A Shot Heard ‘Round the World: The American Revolution Begins

19 April 1775

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Cowpen’s Flag. Public domain.

It seems like I must have been about eight years old when our family visited the bridge where that opening salvo of the American Revolutionary War took place. It was called “the shot heard ‘round the world.”

The British had sent 700 Redcoats, led by Major Thomas Pitcairn, to capture Patriot leaders in the region of Boston and to seize the arsenal in Lexington. To their surprise they found 77 armed Minutemen waiting for them on the town’s open green. The Colonial patriots were ordered to disperse. Tensions were high, and while the patriots appeared to be drifting off the green a shot was fired. The next instant musket smoke covered what was now an instant battlefield, the Battle of Lexington. The brief encounter resulted in 18 American casualties, eight dead or dying and ten others wounded.

The British only lost one soldier in the early morning encounter. Over time, despite being better trained and better equipped, they would eventually learn the challenges of fighting a war across the ocean and a long way from home.

What follows are a few quotes from this period of upheaval that led to the birth of our American Republic.

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Then join hand in hand, brave Americans all!
By uniting we stand, by dividing we fall.
John Dickerson

* * * *

Let tyrants shake their iron rod,
and slavery clank her galling chains.
We fear them not, we trust in God,
New England’s God forever reigns.
The foe comes on with haughty stride.
Our troops advance with martial noise.
Their veterans flee before our youth,
and generals yield to beardless boys.
— William Billings

* * * *

British over-confidence is best expressed in this letter from Major Pitcairn to the British Secretary of State John Montago:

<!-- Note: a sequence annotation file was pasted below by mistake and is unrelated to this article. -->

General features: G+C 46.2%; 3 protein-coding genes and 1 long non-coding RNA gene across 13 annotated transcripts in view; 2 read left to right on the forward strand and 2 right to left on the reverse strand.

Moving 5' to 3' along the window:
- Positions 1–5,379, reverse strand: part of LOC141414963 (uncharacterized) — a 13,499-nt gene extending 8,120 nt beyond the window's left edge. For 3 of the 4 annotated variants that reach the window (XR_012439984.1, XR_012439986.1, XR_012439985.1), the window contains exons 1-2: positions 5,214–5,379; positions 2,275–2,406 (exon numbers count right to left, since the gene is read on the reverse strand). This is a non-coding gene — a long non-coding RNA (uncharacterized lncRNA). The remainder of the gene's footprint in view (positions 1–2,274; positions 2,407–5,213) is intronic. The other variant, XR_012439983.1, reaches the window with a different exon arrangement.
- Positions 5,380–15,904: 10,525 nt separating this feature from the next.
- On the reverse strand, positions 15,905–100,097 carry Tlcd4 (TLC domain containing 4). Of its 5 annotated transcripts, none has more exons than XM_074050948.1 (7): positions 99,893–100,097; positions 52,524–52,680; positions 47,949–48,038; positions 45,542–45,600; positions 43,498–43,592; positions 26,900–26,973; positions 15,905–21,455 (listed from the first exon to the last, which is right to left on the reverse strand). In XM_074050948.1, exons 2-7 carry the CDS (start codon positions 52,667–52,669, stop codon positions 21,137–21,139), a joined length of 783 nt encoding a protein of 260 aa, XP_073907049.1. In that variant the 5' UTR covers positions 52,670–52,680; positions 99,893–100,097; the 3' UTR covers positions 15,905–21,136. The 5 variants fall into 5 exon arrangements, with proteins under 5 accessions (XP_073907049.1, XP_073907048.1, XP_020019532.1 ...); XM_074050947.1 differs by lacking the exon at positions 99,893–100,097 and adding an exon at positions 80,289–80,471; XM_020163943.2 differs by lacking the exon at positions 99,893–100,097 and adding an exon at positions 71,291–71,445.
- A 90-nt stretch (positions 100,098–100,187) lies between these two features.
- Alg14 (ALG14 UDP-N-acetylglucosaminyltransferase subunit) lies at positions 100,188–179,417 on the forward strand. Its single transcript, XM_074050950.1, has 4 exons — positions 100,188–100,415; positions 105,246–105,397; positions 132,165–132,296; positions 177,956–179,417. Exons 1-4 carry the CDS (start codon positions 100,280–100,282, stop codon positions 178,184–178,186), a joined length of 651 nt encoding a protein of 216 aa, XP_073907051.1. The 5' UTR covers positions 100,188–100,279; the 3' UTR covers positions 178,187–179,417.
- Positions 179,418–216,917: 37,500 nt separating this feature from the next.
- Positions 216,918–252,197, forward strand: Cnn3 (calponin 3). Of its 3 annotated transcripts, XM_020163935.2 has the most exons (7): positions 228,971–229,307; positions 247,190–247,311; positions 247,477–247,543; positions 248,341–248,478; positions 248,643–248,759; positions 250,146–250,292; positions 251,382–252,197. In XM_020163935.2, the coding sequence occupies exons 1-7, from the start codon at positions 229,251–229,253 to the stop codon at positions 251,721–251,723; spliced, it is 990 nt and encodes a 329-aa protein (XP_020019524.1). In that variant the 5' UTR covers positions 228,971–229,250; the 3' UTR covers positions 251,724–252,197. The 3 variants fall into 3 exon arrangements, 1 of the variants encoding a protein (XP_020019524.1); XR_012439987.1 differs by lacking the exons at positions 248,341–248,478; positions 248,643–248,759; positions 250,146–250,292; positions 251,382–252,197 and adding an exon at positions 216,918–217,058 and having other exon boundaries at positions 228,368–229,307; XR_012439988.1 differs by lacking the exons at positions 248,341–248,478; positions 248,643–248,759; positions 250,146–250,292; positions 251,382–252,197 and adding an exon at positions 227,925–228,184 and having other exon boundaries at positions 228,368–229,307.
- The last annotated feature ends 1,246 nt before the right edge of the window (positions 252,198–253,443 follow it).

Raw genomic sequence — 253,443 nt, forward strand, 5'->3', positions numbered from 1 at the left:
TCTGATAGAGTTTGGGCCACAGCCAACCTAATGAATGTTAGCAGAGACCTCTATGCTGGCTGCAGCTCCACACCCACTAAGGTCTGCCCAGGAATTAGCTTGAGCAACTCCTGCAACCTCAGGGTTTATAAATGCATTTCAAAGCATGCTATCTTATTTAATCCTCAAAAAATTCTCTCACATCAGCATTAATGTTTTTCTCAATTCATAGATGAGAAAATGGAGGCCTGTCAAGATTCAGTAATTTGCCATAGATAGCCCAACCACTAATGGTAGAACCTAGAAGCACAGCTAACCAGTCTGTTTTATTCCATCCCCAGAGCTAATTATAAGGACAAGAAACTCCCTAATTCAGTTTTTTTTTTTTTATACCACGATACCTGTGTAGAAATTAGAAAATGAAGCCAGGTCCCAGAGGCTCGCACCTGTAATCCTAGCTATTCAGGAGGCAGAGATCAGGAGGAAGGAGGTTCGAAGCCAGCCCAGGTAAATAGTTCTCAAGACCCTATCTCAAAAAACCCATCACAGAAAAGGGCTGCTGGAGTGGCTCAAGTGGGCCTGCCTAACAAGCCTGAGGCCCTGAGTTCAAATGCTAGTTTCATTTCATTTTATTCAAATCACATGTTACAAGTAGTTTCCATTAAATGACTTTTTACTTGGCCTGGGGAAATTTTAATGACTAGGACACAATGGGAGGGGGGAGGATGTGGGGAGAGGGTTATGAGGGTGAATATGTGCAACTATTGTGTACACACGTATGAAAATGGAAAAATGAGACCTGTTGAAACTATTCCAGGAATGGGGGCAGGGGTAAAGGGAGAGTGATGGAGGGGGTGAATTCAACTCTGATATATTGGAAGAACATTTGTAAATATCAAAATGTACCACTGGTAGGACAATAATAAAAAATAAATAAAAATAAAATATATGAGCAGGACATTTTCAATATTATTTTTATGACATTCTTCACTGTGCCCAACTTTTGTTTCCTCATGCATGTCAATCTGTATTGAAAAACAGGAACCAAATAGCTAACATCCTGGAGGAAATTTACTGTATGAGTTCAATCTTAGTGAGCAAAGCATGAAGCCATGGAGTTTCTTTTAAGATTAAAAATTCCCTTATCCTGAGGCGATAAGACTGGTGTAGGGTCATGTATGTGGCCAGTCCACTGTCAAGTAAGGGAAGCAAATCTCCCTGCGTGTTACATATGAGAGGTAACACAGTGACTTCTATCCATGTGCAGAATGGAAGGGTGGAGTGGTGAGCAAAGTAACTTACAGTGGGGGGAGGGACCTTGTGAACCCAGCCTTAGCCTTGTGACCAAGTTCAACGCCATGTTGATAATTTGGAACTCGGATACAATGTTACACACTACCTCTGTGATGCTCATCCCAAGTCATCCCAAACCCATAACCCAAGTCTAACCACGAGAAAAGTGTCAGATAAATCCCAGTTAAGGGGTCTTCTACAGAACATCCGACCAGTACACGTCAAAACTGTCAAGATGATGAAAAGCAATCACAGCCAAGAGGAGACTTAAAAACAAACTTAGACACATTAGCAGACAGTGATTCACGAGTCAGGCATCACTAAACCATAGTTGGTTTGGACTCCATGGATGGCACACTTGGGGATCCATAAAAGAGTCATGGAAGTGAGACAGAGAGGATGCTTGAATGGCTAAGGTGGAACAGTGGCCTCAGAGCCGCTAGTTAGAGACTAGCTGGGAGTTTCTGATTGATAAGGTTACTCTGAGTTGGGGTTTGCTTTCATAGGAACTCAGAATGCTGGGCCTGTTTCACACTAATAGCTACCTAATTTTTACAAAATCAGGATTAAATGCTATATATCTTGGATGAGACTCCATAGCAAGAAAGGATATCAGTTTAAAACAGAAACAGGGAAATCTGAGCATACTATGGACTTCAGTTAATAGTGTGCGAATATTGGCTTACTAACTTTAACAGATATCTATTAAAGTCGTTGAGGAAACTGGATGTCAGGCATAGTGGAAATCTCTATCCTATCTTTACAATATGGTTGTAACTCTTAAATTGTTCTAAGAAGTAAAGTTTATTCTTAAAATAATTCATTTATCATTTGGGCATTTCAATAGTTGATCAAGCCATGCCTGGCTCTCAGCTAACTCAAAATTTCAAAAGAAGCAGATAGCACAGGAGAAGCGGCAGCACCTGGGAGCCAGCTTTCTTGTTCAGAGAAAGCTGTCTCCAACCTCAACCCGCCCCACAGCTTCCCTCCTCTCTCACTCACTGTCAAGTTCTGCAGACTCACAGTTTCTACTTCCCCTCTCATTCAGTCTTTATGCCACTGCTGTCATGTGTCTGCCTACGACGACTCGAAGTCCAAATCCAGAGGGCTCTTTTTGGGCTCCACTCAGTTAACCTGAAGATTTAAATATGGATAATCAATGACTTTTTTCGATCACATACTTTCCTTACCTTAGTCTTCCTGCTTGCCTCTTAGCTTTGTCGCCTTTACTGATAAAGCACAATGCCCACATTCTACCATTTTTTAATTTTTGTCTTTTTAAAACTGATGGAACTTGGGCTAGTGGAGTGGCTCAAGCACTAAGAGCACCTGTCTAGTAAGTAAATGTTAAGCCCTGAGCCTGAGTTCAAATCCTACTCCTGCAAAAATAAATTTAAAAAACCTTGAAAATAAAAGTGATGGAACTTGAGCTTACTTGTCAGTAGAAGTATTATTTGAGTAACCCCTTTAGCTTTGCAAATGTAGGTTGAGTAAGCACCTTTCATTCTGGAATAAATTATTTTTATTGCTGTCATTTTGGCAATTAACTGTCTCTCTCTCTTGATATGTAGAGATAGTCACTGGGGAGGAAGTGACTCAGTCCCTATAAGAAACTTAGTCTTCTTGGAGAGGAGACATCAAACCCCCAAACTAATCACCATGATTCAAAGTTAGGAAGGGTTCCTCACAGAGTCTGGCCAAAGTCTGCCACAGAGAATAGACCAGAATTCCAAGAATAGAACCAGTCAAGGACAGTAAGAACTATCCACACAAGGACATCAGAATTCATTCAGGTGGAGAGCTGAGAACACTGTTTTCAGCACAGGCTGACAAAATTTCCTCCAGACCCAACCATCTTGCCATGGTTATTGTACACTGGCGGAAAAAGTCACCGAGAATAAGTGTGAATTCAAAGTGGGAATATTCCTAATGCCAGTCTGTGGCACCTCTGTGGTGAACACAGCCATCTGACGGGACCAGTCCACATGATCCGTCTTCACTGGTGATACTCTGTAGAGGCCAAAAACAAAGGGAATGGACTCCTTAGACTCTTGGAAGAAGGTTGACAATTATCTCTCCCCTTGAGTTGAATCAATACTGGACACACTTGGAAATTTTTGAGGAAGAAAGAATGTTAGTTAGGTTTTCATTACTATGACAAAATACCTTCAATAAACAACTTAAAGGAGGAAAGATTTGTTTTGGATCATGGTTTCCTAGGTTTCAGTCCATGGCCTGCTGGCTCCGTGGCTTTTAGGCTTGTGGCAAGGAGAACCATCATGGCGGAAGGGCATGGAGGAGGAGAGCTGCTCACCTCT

“Vigorous measures at present would soon put an end to this rebellion. The deluded people are made to believe that they are invincible…. When this army is ordered to act against them, they will soon be convinced that they are very insignificant when opposed to regular troops.”

* * * *

“The Redcoats are coming! The Redcoats are coming!!”

* * * *

This statement by a British officer, after the Battle of Lexington and Concord, says a lot: “Whoever looks upon them as an irregular mob will find himself much mistaken.”

* * * *

I was myself was too young to appreciate history and the import of this “place” where the actual first fighting began in our war for independence. While our parents read the placards and historical signage, I was down in the creek looking for crawdads. I caught a very cool little eel-like creature and brought it up to show my parents who were up on the bridge. When I opened my hand, the leech was fastened to my palm. It was my first experience with these blood-suckers and it made an impression.

* * * *

These are the times that try men’s souls… Tyranny, like hell, is not easily conquered.
Thomas Paine

Originally published April 19 at https://pioneerproductions.blogspot.com.
Spirit of ’76 painting by Archibald Willard is public domain.

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An avid reader who writes about arts, culture, literature & other life obsessions. @ennyman3 Look for my books on Amazon https://tinyurl.com/y3l9sfpj

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